It was so very many years ago.
To Venezuela-Colombia border I had to go.
The tiny town of Tibu Santandar,
the end of civilization so very far.
The DC 4 landed on a grass field,
but the area was dead with no appeal,
all was quiet, not a person around,
so I decided to walk into the town.
Again like a flying saucer had arrived,
leaving no one in town left alive,
places were shuttered with closed doors,
absolutely no one at all minding the stores.
Soon a jeep arrived and called out to me,
asked if I was the man he was supposed to see,
I answered “I am the one you are need to meet,
but it looks like this town is fast asleep”.
He said well sir don’t you know,
between twelve and three no one will show,
it is seasta time, we all must rest,
not to be bothered by outside pest.
Little did I realize that a town this size,
was the largest to be found, civilized.
For I was now at the end of the earth,
go farther and everything was dearth.
So into a petroleros camp I landed,
where everything needed, could be demanded,
civilization had been brought into this place.
Little did I know what I was to face.
I was fitted out with proper cloths,
given a revolver, never expected one of those.
Told that in the jungle where I must go,
people were wild, but animals more aggressive though.
So through jungle we cut a path,
worried that we may cause the wrath,
of the natives, we should not know to worry,
for ahead of us they they would scurry.
You see these natives of five feet or less,
with only a loincloth was all their dress,
and they had not progressed to arrows of chert,
and lack of fetching, so ended not far, in the dirt.
They would shoot and then run away,
for they were too afraid of us to stay.
We often could smell them where they hid,
they wore a juice as repellent, same as we did.
It smelled somewhat like china-berries
and was a good way to know without worry,
a wild creature was not too far away,
but we did not know he was not there to stay.
Then one night at the bodega,
a raid was made by an instigator,
only wanted jerrycans, pots, and machetes, though
but they were surprised by el sereno.
When he saw he was out numbered,
he turned, running from where he had slumbered.
And they from fright cut arrows loose,
being fletcherless they only found his caboose.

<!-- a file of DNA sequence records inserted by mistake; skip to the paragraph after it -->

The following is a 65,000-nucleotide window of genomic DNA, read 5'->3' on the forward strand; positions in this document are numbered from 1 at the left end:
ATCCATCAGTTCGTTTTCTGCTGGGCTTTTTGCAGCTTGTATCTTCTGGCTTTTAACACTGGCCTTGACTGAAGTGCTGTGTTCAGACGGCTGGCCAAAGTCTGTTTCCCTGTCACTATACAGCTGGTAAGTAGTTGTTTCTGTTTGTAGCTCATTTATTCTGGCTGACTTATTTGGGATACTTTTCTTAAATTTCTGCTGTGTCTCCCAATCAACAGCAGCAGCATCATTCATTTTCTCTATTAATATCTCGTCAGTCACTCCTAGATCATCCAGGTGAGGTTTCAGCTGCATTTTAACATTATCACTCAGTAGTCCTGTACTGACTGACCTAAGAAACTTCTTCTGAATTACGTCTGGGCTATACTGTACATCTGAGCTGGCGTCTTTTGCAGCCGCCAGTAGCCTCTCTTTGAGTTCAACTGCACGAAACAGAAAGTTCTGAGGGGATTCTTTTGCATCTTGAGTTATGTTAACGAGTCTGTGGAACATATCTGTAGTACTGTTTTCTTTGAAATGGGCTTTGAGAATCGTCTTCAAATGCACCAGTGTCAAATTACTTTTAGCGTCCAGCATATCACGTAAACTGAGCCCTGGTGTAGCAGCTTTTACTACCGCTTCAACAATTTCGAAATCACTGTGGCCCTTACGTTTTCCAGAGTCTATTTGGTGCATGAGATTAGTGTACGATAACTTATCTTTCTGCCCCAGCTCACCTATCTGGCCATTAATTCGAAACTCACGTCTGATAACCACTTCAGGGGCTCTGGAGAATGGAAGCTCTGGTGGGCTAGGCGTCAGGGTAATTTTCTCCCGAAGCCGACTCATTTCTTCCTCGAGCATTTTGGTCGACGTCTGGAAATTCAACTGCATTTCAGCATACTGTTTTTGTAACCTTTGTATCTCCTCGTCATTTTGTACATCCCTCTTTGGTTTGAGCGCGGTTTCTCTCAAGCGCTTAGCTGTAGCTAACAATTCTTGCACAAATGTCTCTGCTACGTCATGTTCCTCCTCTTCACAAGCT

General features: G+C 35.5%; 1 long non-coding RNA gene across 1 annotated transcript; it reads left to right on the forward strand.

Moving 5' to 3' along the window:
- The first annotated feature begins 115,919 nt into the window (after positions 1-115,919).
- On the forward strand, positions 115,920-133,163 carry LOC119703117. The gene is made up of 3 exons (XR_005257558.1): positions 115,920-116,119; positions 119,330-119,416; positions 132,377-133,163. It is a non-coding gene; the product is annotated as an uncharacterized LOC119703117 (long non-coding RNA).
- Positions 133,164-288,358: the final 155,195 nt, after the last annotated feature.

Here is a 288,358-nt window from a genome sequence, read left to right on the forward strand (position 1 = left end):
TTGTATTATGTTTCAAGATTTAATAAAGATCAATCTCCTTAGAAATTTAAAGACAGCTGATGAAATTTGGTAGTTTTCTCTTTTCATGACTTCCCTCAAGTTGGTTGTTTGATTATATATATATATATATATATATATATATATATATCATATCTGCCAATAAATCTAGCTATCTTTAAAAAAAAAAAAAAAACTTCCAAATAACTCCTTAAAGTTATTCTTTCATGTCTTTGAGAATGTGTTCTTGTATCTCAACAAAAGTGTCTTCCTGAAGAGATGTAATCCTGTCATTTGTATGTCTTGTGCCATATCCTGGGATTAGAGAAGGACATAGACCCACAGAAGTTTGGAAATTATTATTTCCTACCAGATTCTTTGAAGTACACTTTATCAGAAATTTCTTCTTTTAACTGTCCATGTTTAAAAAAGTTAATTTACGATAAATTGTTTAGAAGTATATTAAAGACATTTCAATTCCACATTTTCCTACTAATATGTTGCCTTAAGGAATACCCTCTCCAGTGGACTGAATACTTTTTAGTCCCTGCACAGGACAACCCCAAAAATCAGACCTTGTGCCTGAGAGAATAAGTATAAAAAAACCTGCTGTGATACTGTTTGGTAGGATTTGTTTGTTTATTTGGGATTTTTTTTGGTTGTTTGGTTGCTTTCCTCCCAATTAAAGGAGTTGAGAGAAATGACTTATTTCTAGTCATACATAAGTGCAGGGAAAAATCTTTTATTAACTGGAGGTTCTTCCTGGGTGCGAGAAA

We were called from our hammocks while asleep,
to attempt to see if his life we could keep,
but quickly we saw his big “behind”,
looked somewhat like a porcupine.
You see these arrows do not go too deep,
but the barbs on them are meant to keep,
so where they land, you can’t pull them out,
at least you can’t remove them without a shout.
But the practicante knew just what to do,
he had done this, at times, to a few,
he had a piece of copper tube,
sharpened on one end, to which he added lube.
Placing it over the arrow and pushing it down.
Closing the spread of barbs, where they were found,
and then pulling them out quick and neat,
before long Julio was back on his feet.
This poem is about my experience in the Western part of Colombia, and going on into Venezuela. It concerns the Motiloni Indians, several communities who were minding their own lives, having never been “civilized”. I did not consider them aggressive unless, like any animal, they were cornered, which was not very likely.
I considered these small people much as I would do a wild deer. They had never been conquered by the Spanish and were still living in the jungle as they had for eons. They were more afraid of us and if we happened on one of their villages it would be empty, and they would be gone, (but not far). When we flew over them in a helicopter, they would shoot at us, but their arrows were not fletched and they did not have stone arrow heads but rather a nice long arrow which were split and barbed on the end, mostly for shooting iguanas, birds and small animals. Somewhere I have photos of this, but need time to find them. They just were not meant for people, but they did have poison on the tips which could give you fits.
I did collect artifacts found around them; arrows, and feather head dresses, etc. The company, (powers that be), convenced me that they belonged to the company to put in their little collection, and they later ended up in the Witte Museum in San Antonio. I checked on these things years later and found that they were stored somewhere in storerooms never to be exhibited as far as I know.
You could smell the Indians while not seeing them, they rubbed a juice somewhat like china berry juice on their selves to keep gnats and mosquito off. If you caught sight of them it was like seeing a deer running away.
A young boy was captured with the idea that the Government could train him; and he could go back helping to “civilize” them. As it turned out when they released him a year of so later he was not accepted back by his tribe and it turned out that our company had to take care of him, which later turned out rather bad for him (and us).
This event really happened while I was there. It seems that they tried to raid our “bodega” and what they wanted was pots, Jerry cans, machete, and hatchets. You could leave an expensive camera or watch there and they would not touch it as they did not know what these things were for.
We did wear side arms in that area, they did not know how to use guns, something we could not do in the Western part of Colombia as that was bandit country, and they would just kill you for the gun.
There is an epilogue to this story which badly needs to be told. So stay tuned.
This abstract (Barco Consession) predates my work but will show you the area of interest. The concession at the time I was there was owned by Sinclair Oil company. Many people ask what I was doing in this end of the earth, this will give you an idea of my work~! Later some of the people I worked with were held by FARC for about a year.